As we previously reported, a large percentage of the highly-skilled immigrants working in the U.S. under an H-1B visa are employed in the technology sector. Considering this fact, it doesn’t come as a surprise that numerous tech leaders voiced their disapproval of Trump’s decision to suspend the admission of refugees for 120 days and ban people from seven predominantly Muslim countries from entering the United States altogether for at least 90 days.
While Trump’s executive order on immigration and refugees did spark controversy both domestically and abroad, it doesn’t immediately affect the tech industry as much as the next one could. According to a Bloomberg report, Trump’s administration is working on an executive order targeted at changing the work-visa programs that tech companies currently rely on to hire foreign talent.
Originally designed to enable U.S. companies to hire foreign specialist workers when they cannot find an equally-skilled American candidate, the H-1B visa program has, in Trump’s view, been abused to hire cheaper foreign workers instead of American applicants. The proposed draft, a copy of which has been reviewed by Bloomberg, would oblige companies to prioritize American workers and, should no adequate candidate be available, hire the most highly paid foreign applicant.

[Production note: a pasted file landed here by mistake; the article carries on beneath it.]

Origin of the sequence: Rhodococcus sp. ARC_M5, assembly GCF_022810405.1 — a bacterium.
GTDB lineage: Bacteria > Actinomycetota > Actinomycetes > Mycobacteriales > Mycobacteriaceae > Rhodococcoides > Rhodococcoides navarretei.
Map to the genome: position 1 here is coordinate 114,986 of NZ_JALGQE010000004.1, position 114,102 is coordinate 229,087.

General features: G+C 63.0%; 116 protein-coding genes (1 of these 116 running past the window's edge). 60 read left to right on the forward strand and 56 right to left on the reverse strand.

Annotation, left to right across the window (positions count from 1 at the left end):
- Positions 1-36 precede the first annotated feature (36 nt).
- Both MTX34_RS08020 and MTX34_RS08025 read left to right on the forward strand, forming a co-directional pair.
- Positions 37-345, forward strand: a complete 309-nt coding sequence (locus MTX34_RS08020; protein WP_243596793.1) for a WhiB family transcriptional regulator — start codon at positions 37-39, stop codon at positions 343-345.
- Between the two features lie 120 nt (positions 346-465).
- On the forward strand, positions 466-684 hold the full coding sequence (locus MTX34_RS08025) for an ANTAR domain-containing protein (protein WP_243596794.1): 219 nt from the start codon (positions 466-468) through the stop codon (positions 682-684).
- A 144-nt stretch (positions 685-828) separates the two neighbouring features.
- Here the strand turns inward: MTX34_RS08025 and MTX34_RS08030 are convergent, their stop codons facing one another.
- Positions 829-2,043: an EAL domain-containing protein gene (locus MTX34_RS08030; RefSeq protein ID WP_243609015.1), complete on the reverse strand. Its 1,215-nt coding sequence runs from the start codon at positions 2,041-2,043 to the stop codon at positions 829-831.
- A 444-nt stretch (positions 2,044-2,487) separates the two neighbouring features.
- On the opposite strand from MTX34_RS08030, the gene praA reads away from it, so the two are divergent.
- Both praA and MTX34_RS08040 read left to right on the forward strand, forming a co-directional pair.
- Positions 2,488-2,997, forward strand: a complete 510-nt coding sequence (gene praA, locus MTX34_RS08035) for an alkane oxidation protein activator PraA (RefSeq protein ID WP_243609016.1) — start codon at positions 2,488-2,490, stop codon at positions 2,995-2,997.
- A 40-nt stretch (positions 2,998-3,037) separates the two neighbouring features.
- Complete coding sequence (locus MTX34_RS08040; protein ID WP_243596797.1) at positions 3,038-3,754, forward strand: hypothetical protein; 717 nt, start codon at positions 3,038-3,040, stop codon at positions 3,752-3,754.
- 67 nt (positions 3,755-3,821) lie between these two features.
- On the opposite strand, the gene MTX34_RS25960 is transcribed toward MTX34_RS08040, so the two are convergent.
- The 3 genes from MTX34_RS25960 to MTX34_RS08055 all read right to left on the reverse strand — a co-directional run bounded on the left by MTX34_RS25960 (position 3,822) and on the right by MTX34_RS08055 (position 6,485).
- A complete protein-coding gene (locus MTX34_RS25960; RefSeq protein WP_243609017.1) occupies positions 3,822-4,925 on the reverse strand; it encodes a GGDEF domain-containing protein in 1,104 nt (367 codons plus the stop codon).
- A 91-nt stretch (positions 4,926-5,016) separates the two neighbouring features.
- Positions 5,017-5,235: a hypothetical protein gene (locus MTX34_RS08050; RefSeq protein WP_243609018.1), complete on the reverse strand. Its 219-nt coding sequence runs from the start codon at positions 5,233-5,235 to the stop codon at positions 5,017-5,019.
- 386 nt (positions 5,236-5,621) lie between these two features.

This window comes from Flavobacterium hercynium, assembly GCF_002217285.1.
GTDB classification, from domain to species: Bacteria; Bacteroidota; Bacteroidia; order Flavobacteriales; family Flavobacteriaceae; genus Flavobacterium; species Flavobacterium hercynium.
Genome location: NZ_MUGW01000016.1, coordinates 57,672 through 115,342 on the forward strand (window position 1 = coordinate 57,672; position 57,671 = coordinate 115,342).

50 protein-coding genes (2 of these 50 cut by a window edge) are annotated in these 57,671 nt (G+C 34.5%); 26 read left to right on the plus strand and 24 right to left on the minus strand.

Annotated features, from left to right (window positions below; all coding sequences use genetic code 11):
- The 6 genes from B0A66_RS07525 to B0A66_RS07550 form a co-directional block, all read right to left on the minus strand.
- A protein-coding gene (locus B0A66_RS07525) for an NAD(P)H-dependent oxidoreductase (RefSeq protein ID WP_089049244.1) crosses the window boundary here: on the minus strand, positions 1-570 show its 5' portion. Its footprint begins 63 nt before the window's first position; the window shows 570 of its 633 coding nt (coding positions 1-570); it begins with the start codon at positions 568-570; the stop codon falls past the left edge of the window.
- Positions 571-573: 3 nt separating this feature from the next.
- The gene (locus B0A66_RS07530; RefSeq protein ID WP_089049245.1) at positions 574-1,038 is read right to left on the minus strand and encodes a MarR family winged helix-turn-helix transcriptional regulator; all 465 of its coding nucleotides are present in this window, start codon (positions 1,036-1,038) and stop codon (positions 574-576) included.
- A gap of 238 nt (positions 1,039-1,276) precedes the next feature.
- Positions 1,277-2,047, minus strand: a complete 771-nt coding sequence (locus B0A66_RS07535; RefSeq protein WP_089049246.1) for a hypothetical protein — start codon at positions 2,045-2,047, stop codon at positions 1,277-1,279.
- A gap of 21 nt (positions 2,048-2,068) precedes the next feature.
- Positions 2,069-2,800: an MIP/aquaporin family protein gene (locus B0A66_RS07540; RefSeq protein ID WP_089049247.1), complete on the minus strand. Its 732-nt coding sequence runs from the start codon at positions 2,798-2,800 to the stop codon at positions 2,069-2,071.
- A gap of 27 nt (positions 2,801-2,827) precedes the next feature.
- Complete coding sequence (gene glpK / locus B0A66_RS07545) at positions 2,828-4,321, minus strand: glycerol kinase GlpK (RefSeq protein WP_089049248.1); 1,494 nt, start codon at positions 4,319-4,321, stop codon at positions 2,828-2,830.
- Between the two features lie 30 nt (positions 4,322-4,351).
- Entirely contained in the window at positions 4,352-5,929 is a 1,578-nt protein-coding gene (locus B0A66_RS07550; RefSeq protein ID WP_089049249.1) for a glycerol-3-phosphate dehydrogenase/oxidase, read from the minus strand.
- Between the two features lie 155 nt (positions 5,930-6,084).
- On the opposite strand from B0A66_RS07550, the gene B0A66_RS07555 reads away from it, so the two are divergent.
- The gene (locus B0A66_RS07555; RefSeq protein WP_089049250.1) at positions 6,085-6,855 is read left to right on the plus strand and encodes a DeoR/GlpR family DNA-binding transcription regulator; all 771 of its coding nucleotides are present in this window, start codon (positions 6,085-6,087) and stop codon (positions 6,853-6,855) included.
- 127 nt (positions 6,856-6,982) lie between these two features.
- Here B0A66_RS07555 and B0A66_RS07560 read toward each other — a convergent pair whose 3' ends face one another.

As our chart illustrates, America’s largest tech companies are featured prominently among the Top 50 employers of H-1B workers. According to Myvisajobs.com, IBM, Microsoft, Google, Amazon, Apple, Intel and Facebook all filed 1,000+ Labor Condition Applications for H-1B visas in fiscal year 2016. An LCA is filed by prospective employers of foreign workers. It is a prerequisite for the actual visa application process. What’s also interesting is the average salary provided in the application filings. They clearly indicate that the positions to be filled by foreign workers are in fact jobs that require specialty skills, seemingly refuting Trump’s suspicion of specialty visa programs being abused to hire cheap foreign workers.